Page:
The major task of the ear is to detect, transmit and transduce sound. Another very important function of the ear is to maintain our sense of balance. The ability to hear is related to the Auditory portion of your ear and consists of three parts: the outer, middle, and inner ear.
All three parts of the ear are important for detecting sound by working together to move sound from the outer part through the middle and into the inner part of the ear. Ears also help to maintain balance. When there is impairment in one ear it can have a profound effect on how the body perceives balance. As an example, if a someone is clinically deaf in one ear, the body will have postural adaptations. Remember any change in posture due to short/tight and long/weak muscles will change how the body perceives balance in motion. Some may be subtle, while other postural imbalances (especially in the neck and shoulder areas) will have an effect on the vestibular system. All of which will reduce the person’s ability to balance and learn balancing skills.
The Vestibular System is responsible for sensing motion and speed of movement of the head in all directions and it has an integrated relationship with the cervical and visual systems of the body.
The Vestibular System is run by two mechanisms:
- The maintenance of equilibrium, which is a state of physical balance
- Visual motor control / stability, which is the ability to coordinate vision with the movements of the body or parts of the body.
Balance is a choreographed arrangement that takes sensory information from a variety of organs and integrates it to tell the body where it is in related to gravity and the earth. People who have vestibular disorders may report having dizziness nausea, headaches or what are known as cluster headaches, vertigo, and of course a loss of balance.
Upper Cervical Function and its effect on Balance
Upper cervical function works in tandem with both the mastication and vestibular systems in the hierarchy of survival. This topic is the most technical by far, the information in this last portion will only represent a basic understanding of how upper cervical dysfunction can have an effect on balance.
The upper part of the neck where the brain-stem sits is seen in Figure 7. The brain stem controls every automatic function and response in the body, such as: sleep, digestion, blood pressure, heart rate, body temperature, balance and equilibrium, and many more.
When the head and neck are out of alignment, it will cause the shoulders to twist, and the hips to shift forcing the entire spine out of alignment as seen in Figure 8.
The synergistic relationship between the upper cervical spine, vestibular and visual systems help produce the necessary reflexes for all the environmental demands. When the upper cervical spine is out of alignment, all joints, muscles, ligaments and tendons become a slave. This compensation dysfunction is the driving force to various muscle and bones disorders.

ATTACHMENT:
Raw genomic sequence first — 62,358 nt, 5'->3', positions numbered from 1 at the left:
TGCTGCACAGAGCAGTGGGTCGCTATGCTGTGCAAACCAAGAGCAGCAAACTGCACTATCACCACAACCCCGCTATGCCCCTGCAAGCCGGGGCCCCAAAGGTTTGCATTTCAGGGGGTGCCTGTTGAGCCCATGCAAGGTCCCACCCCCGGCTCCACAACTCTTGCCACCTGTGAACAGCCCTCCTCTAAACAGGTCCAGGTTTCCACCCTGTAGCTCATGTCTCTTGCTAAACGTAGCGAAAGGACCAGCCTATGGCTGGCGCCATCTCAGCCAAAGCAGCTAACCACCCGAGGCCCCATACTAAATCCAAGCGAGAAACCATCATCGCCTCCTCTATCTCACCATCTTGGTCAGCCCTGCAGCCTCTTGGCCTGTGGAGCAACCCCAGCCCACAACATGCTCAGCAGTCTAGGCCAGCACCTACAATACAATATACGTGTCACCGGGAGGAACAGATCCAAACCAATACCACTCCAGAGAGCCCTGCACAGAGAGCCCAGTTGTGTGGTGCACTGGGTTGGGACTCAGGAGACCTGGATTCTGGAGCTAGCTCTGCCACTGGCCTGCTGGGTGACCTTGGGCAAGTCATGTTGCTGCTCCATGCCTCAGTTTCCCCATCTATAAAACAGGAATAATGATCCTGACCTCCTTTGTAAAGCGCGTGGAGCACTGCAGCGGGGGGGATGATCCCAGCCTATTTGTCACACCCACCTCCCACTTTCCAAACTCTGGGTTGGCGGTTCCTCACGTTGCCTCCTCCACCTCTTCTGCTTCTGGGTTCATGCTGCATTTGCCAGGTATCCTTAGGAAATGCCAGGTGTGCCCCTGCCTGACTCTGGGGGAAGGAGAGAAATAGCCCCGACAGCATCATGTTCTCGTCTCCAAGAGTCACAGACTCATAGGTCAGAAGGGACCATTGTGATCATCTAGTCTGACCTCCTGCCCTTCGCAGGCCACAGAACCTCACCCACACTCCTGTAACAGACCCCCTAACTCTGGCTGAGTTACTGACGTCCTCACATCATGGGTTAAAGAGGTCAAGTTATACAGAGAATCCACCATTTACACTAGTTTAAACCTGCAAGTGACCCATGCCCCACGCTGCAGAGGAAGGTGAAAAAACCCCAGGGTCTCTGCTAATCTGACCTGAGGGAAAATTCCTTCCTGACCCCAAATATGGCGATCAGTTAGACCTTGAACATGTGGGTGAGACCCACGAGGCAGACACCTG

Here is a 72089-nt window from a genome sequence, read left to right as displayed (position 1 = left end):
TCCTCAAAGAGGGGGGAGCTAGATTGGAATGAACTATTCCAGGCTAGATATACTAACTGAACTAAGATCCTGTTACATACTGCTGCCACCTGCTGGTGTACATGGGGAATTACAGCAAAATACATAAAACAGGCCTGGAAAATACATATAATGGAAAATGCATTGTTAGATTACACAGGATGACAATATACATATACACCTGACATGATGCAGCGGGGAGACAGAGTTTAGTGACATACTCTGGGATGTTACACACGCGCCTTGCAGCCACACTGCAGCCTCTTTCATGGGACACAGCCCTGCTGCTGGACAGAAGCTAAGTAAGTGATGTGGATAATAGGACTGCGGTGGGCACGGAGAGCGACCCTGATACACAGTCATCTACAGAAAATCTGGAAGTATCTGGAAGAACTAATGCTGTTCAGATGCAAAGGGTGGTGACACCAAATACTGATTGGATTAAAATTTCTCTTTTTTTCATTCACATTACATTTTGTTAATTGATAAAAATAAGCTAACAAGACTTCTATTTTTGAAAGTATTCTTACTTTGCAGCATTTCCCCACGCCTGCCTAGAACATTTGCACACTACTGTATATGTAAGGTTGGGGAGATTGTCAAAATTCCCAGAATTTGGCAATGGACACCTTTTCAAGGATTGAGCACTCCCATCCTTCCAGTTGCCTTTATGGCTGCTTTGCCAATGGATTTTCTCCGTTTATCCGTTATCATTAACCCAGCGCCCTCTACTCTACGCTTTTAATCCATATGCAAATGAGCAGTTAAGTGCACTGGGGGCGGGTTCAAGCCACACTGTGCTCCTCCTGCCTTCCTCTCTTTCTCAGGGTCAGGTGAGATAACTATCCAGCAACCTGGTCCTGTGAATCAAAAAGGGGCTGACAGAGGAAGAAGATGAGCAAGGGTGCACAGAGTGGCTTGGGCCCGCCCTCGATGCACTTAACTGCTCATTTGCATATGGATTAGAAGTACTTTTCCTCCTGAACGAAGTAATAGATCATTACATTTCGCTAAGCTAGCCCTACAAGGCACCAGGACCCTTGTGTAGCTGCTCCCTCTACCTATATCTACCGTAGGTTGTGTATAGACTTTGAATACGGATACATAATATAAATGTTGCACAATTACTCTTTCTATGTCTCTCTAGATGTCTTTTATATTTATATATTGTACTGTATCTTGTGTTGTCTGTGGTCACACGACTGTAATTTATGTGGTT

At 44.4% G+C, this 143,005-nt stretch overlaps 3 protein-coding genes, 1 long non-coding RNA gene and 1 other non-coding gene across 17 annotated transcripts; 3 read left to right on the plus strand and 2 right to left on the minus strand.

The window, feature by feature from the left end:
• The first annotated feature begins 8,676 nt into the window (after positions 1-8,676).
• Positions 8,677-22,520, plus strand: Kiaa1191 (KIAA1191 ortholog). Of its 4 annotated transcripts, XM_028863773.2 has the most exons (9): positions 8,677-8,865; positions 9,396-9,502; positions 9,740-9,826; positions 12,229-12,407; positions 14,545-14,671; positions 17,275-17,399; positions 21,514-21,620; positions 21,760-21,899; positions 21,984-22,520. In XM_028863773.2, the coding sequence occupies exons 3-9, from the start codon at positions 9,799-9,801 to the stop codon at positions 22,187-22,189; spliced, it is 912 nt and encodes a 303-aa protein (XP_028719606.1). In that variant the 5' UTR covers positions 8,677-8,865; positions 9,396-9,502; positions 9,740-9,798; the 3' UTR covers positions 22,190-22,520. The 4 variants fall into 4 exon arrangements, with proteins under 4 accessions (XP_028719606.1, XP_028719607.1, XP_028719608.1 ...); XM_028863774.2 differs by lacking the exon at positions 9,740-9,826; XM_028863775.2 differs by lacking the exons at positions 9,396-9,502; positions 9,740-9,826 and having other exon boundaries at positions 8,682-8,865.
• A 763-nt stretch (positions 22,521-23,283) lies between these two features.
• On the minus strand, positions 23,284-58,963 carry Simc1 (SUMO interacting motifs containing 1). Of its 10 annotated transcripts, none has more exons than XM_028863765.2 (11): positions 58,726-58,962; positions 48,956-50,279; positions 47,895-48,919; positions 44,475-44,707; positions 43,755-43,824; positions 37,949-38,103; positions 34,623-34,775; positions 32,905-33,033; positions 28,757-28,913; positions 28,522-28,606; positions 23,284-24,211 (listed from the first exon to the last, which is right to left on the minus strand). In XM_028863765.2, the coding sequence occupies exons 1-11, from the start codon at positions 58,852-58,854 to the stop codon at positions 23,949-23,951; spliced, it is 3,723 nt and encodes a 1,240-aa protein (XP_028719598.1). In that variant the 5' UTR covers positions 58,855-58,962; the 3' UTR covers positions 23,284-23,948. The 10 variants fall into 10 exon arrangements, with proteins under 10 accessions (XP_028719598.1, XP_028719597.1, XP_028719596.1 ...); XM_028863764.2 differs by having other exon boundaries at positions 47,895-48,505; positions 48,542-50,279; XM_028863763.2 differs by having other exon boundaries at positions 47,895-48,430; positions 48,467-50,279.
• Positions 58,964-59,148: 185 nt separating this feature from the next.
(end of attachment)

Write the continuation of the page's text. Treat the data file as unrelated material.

In fact; it is believed that the 85% of people who have lower back pain (LBP) is a direct result to cervical misalignment’s. The upper cervical communicates with the lower spine and as a result to misalignment to the cervical it creates a compensatory reaction below at the lower spine and sacrum (where the back meets the hips as seen in Figure 8), all way down to the feet.
Our body achieves maximum balance and stability when all of our weight bearing segments are in vertical alignment over our center of gravity. To truly develop balance skills, it is vitally important to start with the control center from the top down and from the inside out. Addressing all the contributors to enhancing balance.
Before You Start Your Fitness Program; Don’t’ Guess, Get Assessed
Your fitness and exercise journey should start with a comprehensive lifestyle / physiological readiness, physical and neurological assessment by a holistic and integrated healthcare practitioner.
My motto is this; “You Must First Feel and Move well, Before Moving More”. This applies to everyone, not just the older adult.
If you would like to learn more about the Wellness Movement Center’s Comprehensive Wellness & Movement Lifestyle Consultation and Assessment contact us firstname.lastname@example.org , 828-667-9334 or go to www.wellnessmovementcenter.com to learn more.
“Brian’s knowledge of the musculoskeletal and nervous systems and respect of physiological and psychological wellness and how they interact are arguably top in his field.” – Debra Y. Asheville, NC